Pros Cons Net income illustrates net profit or net earnings. Net income ffers insight into overall health of a business. For individuals, net income is typically referred to as take-home pay and is helpful when creating a budget. Net income is a number that is used to determine EPS. Net income isn't the same as operating income. Net income doesn't illustrate potential growth of a business. Net income includes total costs and expenses, which may not show patterns of all regular expenses. Individual net income isn't used by lenders to get approved for loans, but is a better metric to show what you can afford.

Example of net income Let's use the examples above with gross income to calculate net income. To calculate net income for a business, you use the following equation: Gross income - total expenses = net income In the previous example, the gross income of the company was $500,000. Let's say total expenses totaled $150,000. The net income would be $350,000 which represents net profits after all deductions and expenses are taken out. Net income as an individual refers to your take-home pay. So you may have taxes withheld, or make healthcare or retirement contributions. So if your gross income is $75,000, after all taxes and deductions you'll make less. Where you live, your tax rate, and tax filing will affect your net income. Using an income calculator or reviewing your pay stub, you might see your total federal, state, Social Security, and disability deductions could equal approximately $20,000, meaning your net income would be $55,000.

Investors can use both gross income and net income to review a company's overall performance. Companies typically create financial statements that share these numbers. Gross income or revenue is on the top line and net income or net earnings is on the bottom line.

As noted above, gross income can show growth and viability whereas net income can show overall profitability after expenses. If there are big gaps between gross income and net income consistently, it might be a warning sign.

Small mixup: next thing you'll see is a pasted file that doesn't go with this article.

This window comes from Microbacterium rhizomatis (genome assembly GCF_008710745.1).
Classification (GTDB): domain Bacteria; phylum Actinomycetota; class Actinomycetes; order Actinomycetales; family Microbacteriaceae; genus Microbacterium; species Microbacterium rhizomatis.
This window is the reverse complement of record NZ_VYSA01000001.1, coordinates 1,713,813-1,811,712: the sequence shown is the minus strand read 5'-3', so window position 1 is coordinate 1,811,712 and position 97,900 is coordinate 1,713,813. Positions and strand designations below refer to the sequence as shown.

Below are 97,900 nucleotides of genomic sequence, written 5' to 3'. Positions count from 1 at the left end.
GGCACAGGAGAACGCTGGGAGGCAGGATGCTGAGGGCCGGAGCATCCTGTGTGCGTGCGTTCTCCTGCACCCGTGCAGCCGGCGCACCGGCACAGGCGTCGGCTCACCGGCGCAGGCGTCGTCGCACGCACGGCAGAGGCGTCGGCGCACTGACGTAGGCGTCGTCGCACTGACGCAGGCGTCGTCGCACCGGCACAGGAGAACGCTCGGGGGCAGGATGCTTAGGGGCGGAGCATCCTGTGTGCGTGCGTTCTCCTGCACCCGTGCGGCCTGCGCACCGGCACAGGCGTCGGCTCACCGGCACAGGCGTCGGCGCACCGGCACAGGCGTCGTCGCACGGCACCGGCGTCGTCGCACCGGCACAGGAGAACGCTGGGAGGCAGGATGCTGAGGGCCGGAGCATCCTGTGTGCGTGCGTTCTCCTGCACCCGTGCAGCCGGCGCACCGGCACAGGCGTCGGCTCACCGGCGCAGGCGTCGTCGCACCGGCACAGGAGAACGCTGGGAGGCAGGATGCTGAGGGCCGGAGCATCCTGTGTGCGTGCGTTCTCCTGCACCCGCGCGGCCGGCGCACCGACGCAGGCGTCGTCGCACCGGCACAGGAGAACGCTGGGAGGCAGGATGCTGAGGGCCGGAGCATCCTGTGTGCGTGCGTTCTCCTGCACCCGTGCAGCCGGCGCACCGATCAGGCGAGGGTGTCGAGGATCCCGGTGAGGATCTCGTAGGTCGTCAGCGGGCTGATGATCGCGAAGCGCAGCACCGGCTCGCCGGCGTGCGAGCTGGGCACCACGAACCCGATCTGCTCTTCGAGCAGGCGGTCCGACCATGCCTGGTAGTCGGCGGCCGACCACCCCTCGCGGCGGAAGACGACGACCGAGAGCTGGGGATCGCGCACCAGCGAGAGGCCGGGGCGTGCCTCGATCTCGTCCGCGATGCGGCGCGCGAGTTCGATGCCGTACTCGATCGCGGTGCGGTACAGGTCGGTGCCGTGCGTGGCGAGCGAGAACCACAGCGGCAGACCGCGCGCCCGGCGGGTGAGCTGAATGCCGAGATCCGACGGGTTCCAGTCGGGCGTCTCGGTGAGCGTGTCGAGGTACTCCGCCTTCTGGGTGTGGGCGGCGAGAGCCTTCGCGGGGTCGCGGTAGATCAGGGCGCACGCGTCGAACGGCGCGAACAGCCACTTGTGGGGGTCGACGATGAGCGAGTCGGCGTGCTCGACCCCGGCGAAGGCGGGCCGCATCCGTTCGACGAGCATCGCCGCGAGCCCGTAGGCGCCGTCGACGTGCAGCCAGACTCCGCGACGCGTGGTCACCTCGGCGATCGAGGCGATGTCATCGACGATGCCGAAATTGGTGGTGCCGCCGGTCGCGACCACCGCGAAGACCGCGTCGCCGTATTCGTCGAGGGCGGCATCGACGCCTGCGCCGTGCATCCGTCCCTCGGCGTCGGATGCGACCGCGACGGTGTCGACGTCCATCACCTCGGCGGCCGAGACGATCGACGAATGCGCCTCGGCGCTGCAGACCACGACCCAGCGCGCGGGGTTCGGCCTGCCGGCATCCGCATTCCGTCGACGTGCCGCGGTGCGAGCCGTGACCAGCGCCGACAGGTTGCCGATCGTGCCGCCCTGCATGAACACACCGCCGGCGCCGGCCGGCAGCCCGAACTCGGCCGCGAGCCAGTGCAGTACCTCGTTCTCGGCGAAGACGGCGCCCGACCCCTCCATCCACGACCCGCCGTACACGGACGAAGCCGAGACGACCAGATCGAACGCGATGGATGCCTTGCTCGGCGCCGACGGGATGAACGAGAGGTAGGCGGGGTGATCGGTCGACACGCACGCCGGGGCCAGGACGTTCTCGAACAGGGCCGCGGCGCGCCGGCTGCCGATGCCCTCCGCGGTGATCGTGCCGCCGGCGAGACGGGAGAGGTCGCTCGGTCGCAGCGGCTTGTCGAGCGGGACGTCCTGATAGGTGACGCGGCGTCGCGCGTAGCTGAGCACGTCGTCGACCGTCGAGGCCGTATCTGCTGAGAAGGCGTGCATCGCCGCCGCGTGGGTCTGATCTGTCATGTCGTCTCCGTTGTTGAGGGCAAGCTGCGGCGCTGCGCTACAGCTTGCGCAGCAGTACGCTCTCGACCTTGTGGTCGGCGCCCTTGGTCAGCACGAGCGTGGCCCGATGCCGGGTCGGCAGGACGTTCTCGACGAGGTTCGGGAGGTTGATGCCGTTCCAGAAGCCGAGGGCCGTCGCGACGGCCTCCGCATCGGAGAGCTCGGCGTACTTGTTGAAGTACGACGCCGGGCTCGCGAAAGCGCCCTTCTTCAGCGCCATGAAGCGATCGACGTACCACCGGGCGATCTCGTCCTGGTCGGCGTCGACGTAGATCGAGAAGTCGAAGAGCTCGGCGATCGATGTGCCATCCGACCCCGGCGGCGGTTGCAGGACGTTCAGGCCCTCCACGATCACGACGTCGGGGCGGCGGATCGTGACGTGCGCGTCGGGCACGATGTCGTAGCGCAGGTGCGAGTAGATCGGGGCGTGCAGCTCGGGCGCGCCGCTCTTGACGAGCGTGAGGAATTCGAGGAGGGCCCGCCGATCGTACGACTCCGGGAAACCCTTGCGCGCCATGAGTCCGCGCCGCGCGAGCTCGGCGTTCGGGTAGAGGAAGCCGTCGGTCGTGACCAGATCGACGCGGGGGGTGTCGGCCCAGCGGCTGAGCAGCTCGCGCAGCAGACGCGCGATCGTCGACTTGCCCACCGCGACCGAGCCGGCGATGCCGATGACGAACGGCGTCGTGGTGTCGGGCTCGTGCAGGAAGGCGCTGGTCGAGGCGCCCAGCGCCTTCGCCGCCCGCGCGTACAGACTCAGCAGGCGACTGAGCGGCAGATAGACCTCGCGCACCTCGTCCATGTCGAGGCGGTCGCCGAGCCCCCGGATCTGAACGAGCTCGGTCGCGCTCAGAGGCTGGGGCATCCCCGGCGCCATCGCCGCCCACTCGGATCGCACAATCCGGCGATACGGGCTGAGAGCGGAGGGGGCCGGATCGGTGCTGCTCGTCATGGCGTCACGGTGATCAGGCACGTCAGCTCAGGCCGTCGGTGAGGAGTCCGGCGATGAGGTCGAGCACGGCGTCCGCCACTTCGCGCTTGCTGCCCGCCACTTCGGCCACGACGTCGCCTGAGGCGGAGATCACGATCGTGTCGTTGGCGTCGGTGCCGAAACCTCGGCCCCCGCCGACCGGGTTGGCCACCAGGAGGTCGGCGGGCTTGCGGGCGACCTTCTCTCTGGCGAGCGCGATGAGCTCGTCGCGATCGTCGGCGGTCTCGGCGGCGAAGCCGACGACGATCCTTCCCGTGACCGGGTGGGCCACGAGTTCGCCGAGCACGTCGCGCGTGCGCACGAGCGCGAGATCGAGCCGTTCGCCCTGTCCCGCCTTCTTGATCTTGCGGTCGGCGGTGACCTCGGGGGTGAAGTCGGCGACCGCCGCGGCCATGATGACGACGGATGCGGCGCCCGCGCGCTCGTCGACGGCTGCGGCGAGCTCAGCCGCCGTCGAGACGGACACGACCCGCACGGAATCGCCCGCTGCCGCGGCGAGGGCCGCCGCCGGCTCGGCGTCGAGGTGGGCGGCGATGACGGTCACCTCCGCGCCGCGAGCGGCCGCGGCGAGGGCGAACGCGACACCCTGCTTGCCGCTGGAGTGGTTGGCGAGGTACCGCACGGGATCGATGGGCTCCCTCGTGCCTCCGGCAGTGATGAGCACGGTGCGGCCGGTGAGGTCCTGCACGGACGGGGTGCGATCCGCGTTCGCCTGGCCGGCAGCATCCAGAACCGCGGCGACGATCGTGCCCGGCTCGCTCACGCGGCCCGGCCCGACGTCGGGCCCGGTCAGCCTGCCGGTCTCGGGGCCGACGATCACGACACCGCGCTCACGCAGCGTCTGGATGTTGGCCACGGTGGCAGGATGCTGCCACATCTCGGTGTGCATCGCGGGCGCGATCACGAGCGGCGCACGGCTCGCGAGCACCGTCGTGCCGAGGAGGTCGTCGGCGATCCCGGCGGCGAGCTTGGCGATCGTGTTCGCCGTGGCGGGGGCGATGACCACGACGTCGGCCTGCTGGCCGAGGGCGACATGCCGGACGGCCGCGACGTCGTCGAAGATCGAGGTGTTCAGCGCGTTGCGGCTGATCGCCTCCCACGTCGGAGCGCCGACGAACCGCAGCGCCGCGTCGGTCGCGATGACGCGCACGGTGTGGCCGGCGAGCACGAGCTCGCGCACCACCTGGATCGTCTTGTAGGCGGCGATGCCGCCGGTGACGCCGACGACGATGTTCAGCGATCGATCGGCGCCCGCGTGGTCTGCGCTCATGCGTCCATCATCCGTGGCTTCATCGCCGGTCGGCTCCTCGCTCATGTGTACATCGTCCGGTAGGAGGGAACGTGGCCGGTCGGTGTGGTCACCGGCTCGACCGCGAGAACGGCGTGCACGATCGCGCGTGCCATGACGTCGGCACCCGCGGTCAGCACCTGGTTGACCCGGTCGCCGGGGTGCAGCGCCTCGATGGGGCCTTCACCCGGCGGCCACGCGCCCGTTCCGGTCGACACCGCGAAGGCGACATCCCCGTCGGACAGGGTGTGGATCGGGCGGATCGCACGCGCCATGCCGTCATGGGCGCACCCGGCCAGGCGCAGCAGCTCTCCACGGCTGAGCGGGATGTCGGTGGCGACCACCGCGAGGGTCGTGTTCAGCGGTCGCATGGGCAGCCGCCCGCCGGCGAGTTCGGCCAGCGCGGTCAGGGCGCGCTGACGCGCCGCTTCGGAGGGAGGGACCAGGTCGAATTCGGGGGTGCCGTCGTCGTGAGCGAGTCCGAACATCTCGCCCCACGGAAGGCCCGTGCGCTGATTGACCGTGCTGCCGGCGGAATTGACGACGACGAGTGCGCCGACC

"Startups are understood to be unprofitable by most accounting standards because they're reinvesting any profits back into their business," says Asher Rogovy, chief investment officer at Magnifina. "Sometimes this means 'buying revenue' with marketing dollars. Ideally, this revenue recurs and a fresh marketing budget is spent finding new customers. Therefore, it makes sense to analyze gross revenue to measure how quickly the company is growing."

Rogovy also suggests looking at net income for established companies as the primary goal is to pay dividends for shareholders, which are determined from net income.

Investors can review net income on a company's financial statement, which is used to calculate EPS and illustrates how much a company makes for its common shareholders. Earning per share is a company's net income or profit divided by the number of common shares .

Quick tip: You can review a company's financial statements over the past few years to get a clearer picture of growth, profitability, and costs related to the business.

As an investor, looking at gross and net income is important when assessing the profitability and growth of a company. It's also a way for you to look at your own personal finance situation with a new lens and help you budget for your expenses and investments with your net income or take-home pay.

Just be aware of the limits of each number. Gross income may show the likelihood of growth but not show the actual cost of running a business. Net income can illustrate net earnings and give you a clear idea of costs, but gives a limited scope when evaluating growth.

These two metrics can be used to evaluate which companies you want to invest with and can offer you a nuanced look at your own personal finances.